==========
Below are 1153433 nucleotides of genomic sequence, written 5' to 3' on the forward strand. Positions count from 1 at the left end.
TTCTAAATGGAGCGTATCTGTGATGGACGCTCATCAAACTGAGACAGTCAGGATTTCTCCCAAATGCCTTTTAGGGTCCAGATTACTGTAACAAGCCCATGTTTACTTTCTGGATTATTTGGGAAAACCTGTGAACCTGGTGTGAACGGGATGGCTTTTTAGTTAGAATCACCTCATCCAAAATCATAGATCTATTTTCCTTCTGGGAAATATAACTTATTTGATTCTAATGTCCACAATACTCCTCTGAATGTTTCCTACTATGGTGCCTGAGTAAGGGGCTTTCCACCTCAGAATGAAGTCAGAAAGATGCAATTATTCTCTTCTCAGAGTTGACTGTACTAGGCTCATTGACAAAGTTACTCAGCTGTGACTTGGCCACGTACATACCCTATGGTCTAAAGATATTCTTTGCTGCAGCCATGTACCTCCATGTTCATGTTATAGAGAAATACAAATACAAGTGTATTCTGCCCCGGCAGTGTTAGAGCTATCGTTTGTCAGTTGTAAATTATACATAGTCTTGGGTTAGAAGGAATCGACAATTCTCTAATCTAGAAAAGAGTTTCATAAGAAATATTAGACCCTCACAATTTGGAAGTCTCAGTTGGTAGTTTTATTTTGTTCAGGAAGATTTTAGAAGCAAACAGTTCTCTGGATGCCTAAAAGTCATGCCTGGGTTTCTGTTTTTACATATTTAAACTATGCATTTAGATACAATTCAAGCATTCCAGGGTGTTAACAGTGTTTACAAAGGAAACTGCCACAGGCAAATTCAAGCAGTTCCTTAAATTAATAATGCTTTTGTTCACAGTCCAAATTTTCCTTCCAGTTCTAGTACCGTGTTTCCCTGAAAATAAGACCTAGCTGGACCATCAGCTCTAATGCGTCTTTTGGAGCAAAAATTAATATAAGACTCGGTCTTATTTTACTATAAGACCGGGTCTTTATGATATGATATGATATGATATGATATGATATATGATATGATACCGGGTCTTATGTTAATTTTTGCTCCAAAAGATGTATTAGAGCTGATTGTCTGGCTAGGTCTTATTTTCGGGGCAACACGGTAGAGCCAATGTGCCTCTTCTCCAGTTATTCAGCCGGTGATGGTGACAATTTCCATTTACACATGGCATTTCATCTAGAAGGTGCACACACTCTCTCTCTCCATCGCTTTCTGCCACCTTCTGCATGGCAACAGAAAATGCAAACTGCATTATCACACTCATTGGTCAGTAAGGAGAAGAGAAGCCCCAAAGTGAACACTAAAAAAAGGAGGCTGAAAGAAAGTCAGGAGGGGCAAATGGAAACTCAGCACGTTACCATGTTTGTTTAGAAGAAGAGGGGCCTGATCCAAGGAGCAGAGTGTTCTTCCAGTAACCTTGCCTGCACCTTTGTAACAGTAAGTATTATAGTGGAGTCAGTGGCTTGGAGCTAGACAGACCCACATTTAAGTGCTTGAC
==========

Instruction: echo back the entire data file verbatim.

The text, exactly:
Below are 1153433 nucleotides of genomic sequence, written 5' to 3' on the forward strand. Positions count from 1 at the left end.
TTCTAAATGGAGCGTATCTGTGATGGACGCTCATCAAACTGAGACAGTCAGGATTTCTCCCAAATGCCTTTTAGGGTCCAGATTACTGTAACAAGCCCATGTTTACTTTCTGGATTATTTGGGAAAACCTGTGAACCTGGTGTGAACGGGATGGCTTTTTAGTTAGAATCACCTCATCCAAAATCATAGATCTATTTTCCTTCTGGGAAATATAACTTATTTGATTCTAATGTCCACAATACTCCTCTGAATGTTTCCTACTATGGTGCCTGAGTAAGGGGCTTTCCACCTCAGAATGAAGTCAGAAAGATGCAATTATTCTCTTCTCAGAGTTGACTGTACTAGGCTCATTGACAAAGTTACTCAGCTGTGACTTGGCCACGTACATACCCTATGGTCTAAAGATATTCTTTGCTGCAGCCATGTACCTCCATGTTCATGTTATAGAGAAATACAAATACAAGTGTATTCTGCCCCGGCAGTGTTAGAGCTATCGTTTGTCAGTTGTAAATTATACATAGTCTTGGGTTAGAAGGAATCGACAATTCTCTAATCTAGAAAAGAGTTTCATAAGAAATATTAGACCCTCACAATTTGGAAGTCTCAGTTGGTAGTTTTATTTTGTTCAGGAAGATTTTAGAAGCAAACAGTTCTCTGGATGCCTAAAAGTCATGCCTGGGTTTCTGTTTTTACATATTTAAACTATGCATTTAGATACAATTCAAGCATTCCAGGGTGTTAACAGTGTTTACAAAGGAAACTGCCACAGGCAAATTCAAGCAGTTCCTTAAATTAATAATGCTTTTGTTCACAGTCCAAATTTTCCTTCCAGTTCTAGTACCGTGTTTCCCTGAAAATAAGACCTAGCTGGACCATCAGCTCTAATGCGTCTTTTGGAGCAAAAATTAATATAAGACTCGGTCTTATTTTACTATAAGACCGGGTCTTTATGATATGATATGATATGATATGATATGATATATGATATGATACCGGGTCTTATGTTAATTTTTGCTCCAAAAGATGTATTAGAGCTGATTGTCTGGCTAGGTCTTATTTTCGGGGCAACACGGTAGAGCCAATGTGCCTCTTCTCCAGTTATTCAGCCGGTGATGGTGACAATTTCCATTTACACATGGCATTTCATCTAGAAGGTGCACACACTCTCTCTCTCCATCGCTTTCTGCCACCTTCTGCATGGCAACAGAAAATGCAAACTGCATTATCACACTCATTGGTCAGTAAGGAGAAGAGAAGCCCCAAAGTGAACACTAAAAAAAGGAGGCTGAAAGAAAGTCAGGAGGGGCAAATGGAAACTCAGCACGTTACCATGTTTGTTTAGAAGAAGAGGGGCCTGATCCAAGGAGCAGAGTGTTCTTCCAGTAACCTTGCCTGCACCTTTGTAACAGTAAGTATTATAGTGGAGTCAGTGGCTTGGAGCTAGACAGACCCACATTTAAGTGCTTGAC